This qualification achieves greater consistency because in most cases all contracts on the same underlying security would be adjusted if the 100 share contract is adjusted. The qualification also would allow a 1,000 share “standard” contract to be adjusted independently of a 100 share contract. Also, it could happen that an adjusted contract exists but not the corresponding standard contract, or a contract calling for delivery of fewer than 100 shares may exist (e.g., as a result of a spinoff adjustment). In these cases, the qualification would be inapplicable and a straightforward application of the $12.50 threshold would determine whether an adjustment would be made. The following are examples of the qualification to the $12.50 per contract threshold.

(A) If a corresponding standard size contract exists:

SharesContract$.09 dividend ($value)Adjust?$.13 dividend ($value)Adjust?
1334/3 split11.97NO17.29YES.
1503/2 split13.50NO19.50YES.
15003/2 split135.00YES195YES.
SharesContract$.02 dividend ($value)Adjust?$.01 dividend ($value)Adjust?
1334/3 split2.66NO1.33NO.
1503/2 split3.00NO1.50NO.
15003/2 split30.00YES15.00NO.

(B) If the 100 share standard size contract does not exist:

SharesOption$.09 dividend ($value)Adjust?$.13 dividend ($value)Adjust?
1334/3 split11.97NO17.29YES.
1503/2 split13.50YES19.50YES.
15003/2 split135.00YES195YES.
Start Printed Page 55584

The new adjustment policy approved in File No. SR-OCC-2006-01 will take effect beginning with dividends announced on and after February 1, 2009. OCC intends this proposed rule change to take effect at the same time, but these changes will not be implemented until the exchanges have conducted appropriate educational efforts and definitive copies of an appropriate supplement to the options disclosure document, Characteristics and Risks of Standardized Options, are available for distribution.

III. Discussion

Section 17A(b)(3)(F) of the Act requires, among other things, that the rules of a clearing agency be designed to promote the prompt and accurate clearance and settlement of securities transactions.[4] The Commission finds the proposed rule change to be consistent with this requirement because it should reduce inconsistencies in the adjustment of stock option contracts. As a result, OCC's proposed rule change should promote the prompt and accurate clearance and settlement of securities transactions.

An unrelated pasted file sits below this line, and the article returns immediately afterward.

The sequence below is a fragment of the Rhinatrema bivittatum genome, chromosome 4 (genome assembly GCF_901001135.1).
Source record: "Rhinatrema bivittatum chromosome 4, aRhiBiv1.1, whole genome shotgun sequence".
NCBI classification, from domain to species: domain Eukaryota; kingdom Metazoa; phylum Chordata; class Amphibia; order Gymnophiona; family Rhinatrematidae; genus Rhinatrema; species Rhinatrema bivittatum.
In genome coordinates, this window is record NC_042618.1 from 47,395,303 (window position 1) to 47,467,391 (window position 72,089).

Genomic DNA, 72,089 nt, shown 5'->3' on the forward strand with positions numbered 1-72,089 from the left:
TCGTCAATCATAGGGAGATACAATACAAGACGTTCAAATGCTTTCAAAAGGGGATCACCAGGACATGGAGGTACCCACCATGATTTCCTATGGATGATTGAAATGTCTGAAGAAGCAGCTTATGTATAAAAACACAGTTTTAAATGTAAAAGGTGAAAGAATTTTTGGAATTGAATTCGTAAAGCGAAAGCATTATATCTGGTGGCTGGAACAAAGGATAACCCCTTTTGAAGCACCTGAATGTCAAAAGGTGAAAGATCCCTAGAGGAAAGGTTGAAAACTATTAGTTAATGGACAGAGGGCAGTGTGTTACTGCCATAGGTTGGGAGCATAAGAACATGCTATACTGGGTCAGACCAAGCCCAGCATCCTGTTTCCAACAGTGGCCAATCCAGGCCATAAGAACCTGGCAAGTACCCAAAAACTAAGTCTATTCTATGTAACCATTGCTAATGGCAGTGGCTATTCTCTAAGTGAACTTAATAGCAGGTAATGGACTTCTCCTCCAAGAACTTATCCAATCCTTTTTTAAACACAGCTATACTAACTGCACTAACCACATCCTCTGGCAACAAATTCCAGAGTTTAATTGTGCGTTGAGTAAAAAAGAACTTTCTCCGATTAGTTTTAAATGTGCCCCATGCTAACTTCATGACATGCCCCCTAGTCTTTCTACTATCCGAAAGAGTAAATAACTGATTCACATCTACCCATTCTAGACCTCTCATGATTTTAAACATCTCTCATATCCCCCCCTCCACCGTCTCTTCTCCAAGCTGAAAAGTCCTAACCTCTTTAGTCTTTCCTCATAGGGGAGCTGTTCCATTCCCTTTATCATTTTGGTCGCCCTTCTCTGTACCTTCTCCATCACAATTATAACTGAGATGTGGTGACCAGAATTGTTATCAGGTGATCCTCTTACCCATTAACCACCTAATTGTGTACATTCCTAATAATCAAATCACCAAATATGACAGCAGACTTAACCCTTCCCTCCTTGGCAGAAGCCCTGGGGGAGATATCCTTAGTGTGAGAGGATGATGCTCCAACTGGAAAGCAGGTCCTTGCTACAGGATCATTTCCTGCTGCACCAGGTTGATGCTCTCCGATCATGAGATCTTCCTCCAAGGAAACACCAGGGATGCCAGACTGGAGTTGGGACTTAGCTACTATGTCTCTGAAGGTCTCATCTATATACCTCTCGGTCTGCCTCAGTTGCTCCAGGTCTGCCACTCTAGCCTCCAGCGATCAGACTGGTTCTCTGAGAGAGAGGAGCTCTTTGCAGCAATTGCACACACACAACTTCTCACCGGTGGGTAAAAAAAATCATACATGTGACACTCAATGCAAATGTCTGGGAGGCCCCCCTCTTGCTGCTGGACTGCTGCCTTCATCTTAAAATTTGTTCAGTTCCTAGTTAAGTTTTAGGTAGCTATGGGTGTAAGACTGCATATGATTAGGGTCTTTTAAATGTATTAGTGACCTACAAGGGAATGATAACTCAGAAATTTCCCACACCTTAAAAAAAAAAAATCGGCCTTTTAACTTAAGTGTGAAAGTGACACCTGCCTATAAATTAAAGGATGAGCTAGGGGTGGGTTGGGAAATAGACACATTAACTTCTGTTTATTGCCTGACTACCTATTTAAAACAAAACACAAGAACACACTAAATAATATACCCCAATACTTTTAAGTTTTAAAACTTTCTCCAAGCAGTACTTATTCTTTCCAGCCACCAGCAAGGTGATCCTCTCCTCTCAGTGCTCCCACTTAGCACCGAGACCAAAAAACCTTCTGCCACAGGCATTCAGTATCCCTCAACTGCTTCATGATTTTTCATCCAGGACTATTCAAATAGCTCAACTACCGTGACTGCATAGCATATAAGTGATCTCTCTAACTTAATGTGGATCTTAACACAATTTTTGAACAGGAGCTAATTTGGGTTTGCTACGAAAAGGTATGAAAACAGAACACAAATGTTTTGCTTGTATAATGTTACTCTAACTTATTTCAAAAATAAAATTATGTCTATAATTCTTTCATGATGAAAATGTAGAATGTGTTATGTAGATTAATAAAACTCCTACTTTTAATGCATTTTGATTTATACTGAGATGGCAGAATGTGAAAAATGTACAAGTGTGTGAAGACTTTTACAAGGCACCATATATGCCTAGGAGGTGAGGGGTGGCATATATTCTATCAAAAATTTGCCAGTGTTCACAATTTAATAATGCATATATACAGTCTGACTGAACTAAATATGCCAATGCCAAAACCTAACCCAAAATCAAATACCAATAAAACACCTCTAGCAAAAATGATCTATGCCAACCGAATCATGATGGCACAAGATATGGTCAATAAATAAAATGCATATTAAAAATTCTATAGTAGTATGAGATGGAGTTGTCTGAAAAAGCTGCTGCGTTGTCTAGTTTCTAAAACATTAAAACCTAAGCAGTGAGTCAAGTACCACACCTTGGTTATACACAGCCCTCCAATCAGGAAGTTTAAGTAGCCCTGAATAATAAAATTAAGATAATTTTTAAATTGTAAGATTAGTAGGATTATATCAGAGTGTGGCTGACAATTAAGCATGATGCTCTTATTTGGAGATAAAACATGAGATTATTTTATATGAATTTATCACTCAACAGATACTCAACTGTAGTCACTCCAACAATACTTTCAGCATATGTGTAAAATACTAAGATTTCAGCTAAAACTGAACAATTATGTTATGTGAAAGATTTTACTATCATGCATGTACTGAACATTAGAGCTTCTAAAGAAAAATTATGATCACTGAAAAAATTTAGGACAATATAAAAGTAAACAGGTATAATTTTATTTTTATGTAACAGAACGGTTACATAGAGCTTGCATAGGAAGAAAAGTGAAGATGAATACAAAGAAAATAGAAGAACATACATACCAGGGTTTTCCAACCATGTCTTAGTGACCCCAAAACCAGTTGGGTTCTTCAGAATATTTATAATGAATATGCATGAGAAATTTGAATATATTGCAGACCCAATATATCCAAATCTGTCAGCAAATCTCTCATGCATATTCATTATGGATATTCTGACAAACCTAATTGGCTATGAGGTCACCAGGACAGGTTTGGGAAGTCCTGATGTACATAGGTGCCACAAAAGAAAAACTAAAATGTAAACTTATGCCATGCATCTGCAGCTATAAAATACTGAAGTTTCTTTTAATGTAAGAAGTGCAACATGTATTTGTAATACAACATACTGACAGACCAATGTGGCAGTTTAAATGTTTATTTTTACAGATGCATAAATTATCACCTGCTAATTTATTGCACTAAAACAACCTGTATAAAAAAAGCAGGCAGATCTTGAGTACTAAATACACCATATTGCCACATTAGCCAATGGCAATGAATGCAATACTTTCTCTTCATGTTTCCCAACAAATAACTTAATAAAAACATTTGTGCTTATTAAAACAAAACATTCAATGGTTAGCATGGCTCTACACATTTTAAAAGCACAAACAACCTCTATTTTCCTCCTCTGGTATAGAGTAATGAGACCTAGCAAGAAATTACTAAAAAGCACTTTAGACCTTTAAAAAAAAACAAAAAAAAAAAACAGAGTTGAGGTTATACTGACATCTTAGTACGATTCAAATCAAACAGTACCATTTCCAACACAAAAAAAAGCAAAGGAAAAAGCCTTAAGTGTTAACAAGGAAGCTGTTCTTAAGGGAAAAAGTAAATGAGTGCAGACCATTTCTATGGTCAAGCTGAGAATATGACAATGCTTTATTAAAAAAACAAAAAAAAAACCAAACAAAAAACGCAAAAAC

IV. Conclusion

On the basis of the foregoing, the Commission finds that the proposed rule change is consistent with the requirements of the Act and in particular Section 17A of the Act and the rules and regulations thereunder.

It is therefore ordered, pursuant to Section 19(b)(2) of the Act, that the proposed rule change (File No. SR-OCC-2008-16) be and hereby is approved.[5]

Start Signature

For the Commission by the Division of Trading and Markets, pursuant to delegated authority.[6]

J. Lynn Talyor,

Assistant Secretary.

End Signature End Preamble


2.  Securities Exchange Act Release No. 58353 (August 13, 2008), 73 FR 48423.

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3.  Securities Exchange Act Release No. 55258 (February 8, 2007), 72 FR 7701 (February 16, 2007).

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4.  15 U.S.C. 78q-1(b)(3)(F).

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5.  In approving the proposed rule change, the Commission considered the proposal's impact on efficiency, competition, and capital formation. 15 U.S.C. 78c(f).

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[FR Doc. E8-22488 Filed 9-24-08; 8:45 am]